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4 Own experiments
4.1 Interaction between moving static magnetic fields and the gravity field of the EarthThe aim of this experiment was to determine whether there is an interaction between a moving DC current and the gravity field of the Earth. The theoretical considerations can be found in section 3.2. The experiment shows that there is no interaction between the Earth's gravitational field and a moving direct current within the framework of measurement accuracy. Furthermore, the experiment provides no evidence that the magnetic force between moving static magnetic fields would depend on the relative velocity. However, this is in line with expectations within the framework of quantino theory.
4.1.1 Experimental setup
- Figure 184.108.40.206: Experimental setup
- Figure 220.127.116.11: Load cell array
- Figure 18.104.22.168: Bridge circuit with ADC
- Figure 22.214.171.124: Acrylic disc with copper coil, integrated voltage source, H-bridge circuit for automatic current direction change and current direction indication (blue/red)
As shown in Figure 126.96.36.199, there are battery compartments in the disc. These are used to take up two lithium-ion accumulators with a open-circuit voltage of 4.1 volts. Since both battery trays are connected in series, the voltage across the coil is 8.2 V when the accumulators are fully charged. This results in a calculated current of 0.37 A, which is practically a little lower, since the voltage drops slightly due to the low coil resistance. A measurement gave a current of 350 mA at 7.75 V voltage under load.
- Figure 188.8.131.52: H-bridge circuit for automatic current direction change
The task of the glued-on circuit board is to change the current direction automatically and without the aid of mechanical components every few seconds. The schematic is shown in Figure 184.108.40.206 (the KiCad files can be found here).
- Figure 220.127.116.11: The current directions.
4.1.2 Calibration and determination of accuracy
- Figure 18.104.22.168: Calibration with test weights
- Figure 22.214.171.124: Result after calibration with the test weights
The reproducibility was afterwards checked by putting on the test weights again. This yielded the measurement curve shown in Figure 126.96.36.199. It turned out that the measurement setup drifts relatively easy but comparatively slow. The absolute mean values when applying the test weights are listed in the following table. The same applies to the standard deviations.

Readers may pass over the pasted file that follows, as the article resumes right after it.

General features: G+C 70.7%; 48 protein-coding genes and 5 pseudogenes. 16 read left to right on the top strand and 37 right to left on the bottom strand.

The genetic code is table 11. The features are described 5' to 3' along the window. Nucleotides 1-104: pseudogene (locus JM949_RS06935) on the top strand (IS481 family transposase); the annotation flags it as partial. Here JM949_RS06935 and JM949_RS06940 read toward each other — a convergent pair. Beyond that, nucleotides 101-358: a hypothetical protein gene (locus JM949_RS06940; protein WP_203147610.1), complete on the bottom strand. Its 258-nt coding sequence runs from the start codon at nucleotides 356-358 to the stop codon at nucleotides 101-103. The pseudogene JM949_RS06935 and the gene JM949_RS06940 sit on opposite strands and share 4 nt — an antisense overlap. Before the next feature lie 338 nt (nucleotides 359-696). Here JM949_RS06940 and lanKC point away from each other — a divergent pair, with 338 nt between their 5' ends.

|test weight||masured mean value||measured standard deviation|
|0 g||-0.880 g||16.7 mg|
|10 g||9.446 g||15.4 mg|
|30 g||28.304 g||10.5 mg|
|80 g||79.583 g||20.7 mg|
The standard deviations show that the measurement setup can detect weight variations of about 20mg or forces of about 200μN.
4.1.3 Measurement results
- Figure 188.8.131.52: Measurement of the force between the current in the coil and the permanent magnet located 20cm below.
- Figure 184.108.40.206: The measurement data once with permanent magnet (blue) and once without (red). The motor was switched on at 120s and switched off at 720s.
4.1.4 InterpretationIn order to interpret the measured data, the range after the engine has started up to full speed and the switching-off of the engine has been extracted (from 400s to 715s in figure 220.127.116.11). For drift compensation, a linear regression was then performed for each of the two signals and the function determined in this way was then subtracted from the signal. Figure 18.104.22.168 shows the amplitude spectrums of the drift compensated signals.
- Figure 22.214.171.124: Amplitude spectrums of the linearly corrected measured data in the time range from 400 to 715 seconds with magnet (blue) and without magnet (red).
However, according to the model of mass in quantino theory, such an effect should exist. By inserting I=0.35A, f = 4000/60Hz, d=0.09m into equation (3.2.20), a virtual mass of 0.34mg per wire loop results. Because there are 440 wire loops in total, if the mass hypothesis is correct, a total virtual mass of ±149.6mg should be measurable. This can be excluded by means of the measurement data. Moving electrical charges thus interact either not at all with the gravitational field or the effect is at least 20 times smaller. The hypothesis must therefore be rejected in its present form.